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5 visualization techniques to help you reach your goals

June 4, 2021 - 20 min read

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What is visualization?

Why is visualizing important?

What are visualization techniques for?

How do you visualize what you want?

Does visualization really work?

How do you practice visualization? 5 steps

Visualization techniques and tools: learn how to practice visualization

Use visualization to achieve your goals

People around the world have been using various kinds of visualization techniques, meditations, and prayers for centuries. However, visualization often gets a bad reputation as being something mystical or woo-woo that isn’t grounded in reality.

But the truth is, you don’t need to be spiritual to benefit from visualization techniques. Visualization has been studied by psychologists to understand how it works. 

And nowadays, everybody, from professional athletes to CEOs, are benefiting from visualization techniques.

Let’s take a look at what visualization is and why it’s important. Then we’ll outline some visualization techniques that you can start using yourself.

What is visualization?

Visualization is the practice of imagining what you want to achieve in the future. As if it were true today.

It involves using all five senses of sight, smell, touch, taste, and hearing. The process of visualizing directs your subconscious to be aware of the end goal you have in mind.

It reminds you on a consistent basis. And it trains your brain to respond as if that outcome were true in the present moment.

There are two types of visualization:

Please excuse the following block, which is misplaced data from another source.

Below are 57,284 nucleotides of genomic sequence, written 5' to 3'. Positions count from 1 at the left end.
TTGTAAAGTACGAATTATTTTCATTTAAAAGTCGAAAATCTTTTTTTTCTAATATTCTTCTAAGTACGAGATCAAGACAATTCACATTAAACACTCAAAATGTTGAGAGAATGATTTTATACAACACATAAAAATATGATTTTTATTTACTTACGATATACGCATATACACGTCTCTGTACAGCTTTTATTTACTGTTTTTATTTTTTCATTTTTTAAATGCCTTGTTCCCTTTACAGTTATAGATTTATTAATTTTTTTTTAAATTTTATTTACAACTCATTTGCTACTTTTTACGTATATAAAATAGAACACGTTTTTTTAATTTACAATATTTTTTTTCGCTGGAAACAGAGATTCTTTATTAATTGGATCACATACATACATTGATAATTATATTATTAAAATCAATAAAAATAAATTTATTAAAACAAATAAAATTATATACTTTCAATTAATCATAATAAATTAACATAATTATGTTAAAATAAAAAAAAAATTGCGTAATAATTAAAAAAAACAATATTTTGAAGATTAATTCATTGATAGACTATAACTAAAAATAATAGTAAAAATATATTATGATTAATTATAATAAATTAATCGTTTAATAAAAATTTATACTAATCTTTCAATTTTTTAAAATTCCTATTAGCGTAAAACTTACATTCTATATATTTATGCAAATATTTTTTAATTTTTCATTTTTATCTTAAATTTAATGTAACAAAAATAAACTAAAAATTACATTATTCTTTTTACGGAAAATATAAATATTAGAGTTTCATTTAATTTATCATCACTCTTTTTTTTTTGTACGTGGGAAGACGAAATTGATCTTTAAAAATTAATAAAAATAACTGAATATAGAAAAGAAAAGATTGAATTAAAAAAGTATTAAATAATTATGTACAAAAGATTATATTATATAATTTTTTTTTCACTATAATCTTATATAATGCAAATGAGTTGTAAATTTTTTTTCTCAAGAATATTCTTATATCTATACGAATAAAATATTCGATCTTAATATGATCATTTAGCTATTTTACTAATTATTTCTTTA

(1) outcome visualization: envisioning the desired future end-point, and

(2) process visualization: envisioning every step toward that desired outcome. With all the senses engaged.

When the two visualizations are used in tandem, they yield the best results.


Why is visualizing important?

We live in a world of digital overload. There’s a constant cycle of news and entertainment. Plus, remote work is available with the click of a button. It’s easy to become distracted.

It's easy to believe that there’s not enough time in the day. You just want time to step back and focus on the things that matter to you the most.

In his presentation Unleash Your Super Brain to Learn Faster, Jim Kwik offers a great set of metaphors.

You can choose to be either a thermostat or a thermometer. The thermostat responds to the environment. The thermometer sets the temperature and creates the desired condition.

Visualization is a technique that allows you to set the parameters to make your future vision a reality. 

In creative visualization, you direct your brain to focus on what matters the most to you. And to engage in a process called selective attention. 

Have you ever bought a car and then noticed that everyone else seems to be driving that same car? We see the things that we choose to focus on. This concept of selective attention is exemplified in the classic video Test Your Awareness: Do the Test.

What you focus on and take deliberate steps toward are more likely to become a reality.

That’s true in both the positive and the negative.